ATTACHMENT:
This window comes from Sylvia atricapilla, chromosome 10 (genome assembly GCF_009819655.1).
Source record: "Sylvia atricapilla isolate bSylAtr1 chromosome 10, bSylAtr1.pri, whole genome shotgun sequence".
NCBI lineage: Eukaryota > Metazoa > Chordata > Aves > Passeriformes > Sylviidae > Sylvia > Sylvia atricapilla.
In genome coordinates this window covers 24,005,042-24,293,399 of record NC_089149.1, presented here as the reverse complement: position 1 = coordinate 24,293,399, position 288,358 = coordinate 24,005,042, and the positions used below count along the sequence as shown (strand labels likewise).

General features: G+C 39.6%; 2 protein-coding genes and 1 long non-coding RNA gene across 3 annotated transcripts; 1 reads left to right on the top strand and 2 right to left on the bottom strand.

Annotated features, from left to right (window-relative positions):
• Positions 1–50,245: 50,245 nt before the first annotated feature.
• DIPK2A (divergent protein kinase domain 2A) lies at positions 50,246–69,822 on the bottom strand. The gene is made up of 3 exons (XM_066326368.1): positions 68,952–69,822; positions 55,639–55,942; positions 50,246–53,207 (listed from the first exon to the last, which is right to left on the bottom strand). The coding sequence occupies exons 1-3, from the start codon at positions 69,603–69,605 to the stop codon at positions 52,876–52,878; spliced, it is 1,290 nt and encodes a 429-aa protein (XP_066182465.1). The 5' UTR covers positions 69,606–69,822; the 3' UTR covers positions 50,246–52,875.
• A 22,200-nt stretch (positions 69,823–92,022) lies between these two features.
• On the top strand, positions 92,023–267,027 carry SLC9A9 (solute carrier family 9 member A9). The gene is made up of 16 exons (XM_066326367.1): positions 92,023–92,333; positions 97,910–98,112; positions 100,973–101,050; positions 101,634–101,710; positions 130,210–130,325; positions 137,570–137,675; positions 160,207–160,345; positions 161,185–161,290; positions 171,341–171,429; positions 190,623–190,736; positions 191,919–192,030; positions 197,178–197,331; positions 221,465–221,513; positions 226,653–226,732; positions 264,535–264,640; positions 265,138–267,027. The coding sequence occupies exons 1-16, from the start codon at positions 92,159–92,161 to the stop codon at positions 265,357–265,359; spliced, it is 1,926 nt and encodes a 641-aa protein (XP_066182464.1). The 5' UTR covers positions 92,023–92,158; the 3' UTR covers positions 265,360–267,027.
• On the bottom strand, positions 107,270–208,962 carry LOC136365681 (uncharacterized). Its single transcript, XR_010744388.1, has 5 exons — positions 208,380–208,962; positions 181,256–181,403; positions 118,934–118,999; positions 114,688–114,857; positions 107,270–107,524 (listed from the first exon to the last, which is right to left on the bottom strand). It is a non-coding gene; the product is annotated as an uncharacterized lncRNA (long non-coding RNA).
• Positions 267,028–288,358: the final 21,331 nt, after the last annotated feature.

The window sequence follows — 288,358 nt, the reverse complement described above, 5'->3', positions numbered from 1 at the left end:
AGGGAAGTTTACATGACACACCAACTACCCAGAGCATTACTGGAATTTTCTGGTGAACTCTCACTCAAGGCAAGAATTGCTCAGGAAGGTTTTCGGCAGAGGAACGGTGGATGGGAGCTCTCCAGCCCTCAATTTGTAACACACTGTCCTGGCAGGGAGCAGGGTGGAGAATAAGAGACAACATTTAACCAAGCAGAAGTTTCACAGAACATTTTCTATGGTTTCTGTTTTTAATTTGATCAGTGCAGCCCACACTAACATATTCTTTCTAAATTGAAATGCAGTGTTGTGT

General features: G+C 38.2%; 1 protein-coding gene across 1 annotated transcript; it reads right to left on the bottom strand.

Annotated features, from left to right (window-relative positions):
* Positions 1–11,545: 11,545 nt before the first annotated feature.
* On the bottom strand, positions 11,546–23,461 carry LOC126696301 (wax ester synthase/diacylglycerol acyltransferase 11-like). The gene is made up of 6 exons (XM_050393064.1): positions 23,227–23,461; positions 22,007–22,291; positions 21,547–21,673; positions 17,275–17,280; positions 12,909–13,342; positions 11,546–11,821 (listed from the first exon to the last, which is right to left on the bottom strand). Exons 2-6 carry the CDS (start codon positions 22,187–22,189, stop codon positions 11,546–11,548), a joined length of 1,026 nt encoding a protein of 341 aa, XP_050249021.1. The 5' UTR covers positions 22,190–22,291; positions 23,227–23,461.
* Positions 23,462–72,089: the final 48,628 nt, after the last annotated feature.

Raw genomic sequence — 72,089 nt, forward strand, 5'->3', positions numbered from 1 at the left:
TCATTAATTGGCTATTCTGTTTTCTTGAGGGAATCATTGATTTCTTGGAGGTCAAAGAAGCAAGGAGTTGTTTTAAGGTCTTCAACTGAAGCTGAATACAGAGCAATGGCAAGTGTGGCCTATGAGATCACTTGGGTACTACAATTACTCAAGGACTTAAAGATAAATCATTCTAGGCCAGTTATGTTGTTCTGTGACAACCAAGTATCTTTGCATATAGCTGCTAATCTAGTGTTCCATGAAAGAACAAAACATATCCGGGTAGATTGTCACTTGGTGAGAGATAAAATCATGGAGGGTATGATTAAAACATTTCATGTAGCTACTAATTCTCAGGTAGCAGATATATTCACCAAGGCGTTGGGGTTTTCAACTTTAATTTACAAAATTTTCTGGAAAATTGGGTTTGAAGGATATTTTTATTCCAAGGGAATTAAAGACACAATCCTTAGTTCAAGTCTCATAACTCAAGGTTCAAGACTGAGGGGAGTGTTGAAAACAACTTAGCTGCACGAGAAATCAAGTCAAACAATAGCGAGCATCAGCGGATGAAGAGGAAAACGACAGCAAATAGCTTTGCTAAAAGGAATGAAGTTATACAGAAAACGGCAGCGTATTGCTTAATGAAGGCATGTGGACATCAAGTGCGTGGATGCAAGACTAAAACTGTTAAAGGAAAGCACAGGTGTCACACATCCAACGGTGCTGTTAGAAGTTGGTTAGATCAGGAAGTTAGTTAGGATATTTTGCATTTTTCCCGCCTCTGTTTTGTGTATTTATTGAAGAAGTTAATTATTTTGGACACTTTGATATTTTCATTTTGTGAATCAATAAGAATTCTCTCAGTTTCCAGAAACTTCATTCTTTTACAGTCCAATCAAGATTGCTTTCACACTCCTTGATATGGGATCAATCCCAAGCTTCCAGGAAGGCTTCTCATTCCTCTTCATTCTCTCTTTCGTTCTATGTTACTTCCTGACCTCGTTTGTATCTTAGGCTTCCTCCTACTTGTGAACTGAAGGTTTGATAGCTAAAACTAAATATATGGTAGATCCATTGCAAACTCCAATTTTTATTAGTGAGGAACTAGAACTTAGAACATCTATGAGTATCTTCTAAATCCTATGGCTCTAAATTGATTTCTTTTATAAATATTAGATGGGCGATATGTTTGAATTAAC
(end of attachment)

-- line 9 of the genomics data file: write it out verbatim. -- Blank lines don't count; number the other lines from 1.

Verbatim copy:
• A 22,200-nt stretch (positions 69,823–92,022) lies between these two features.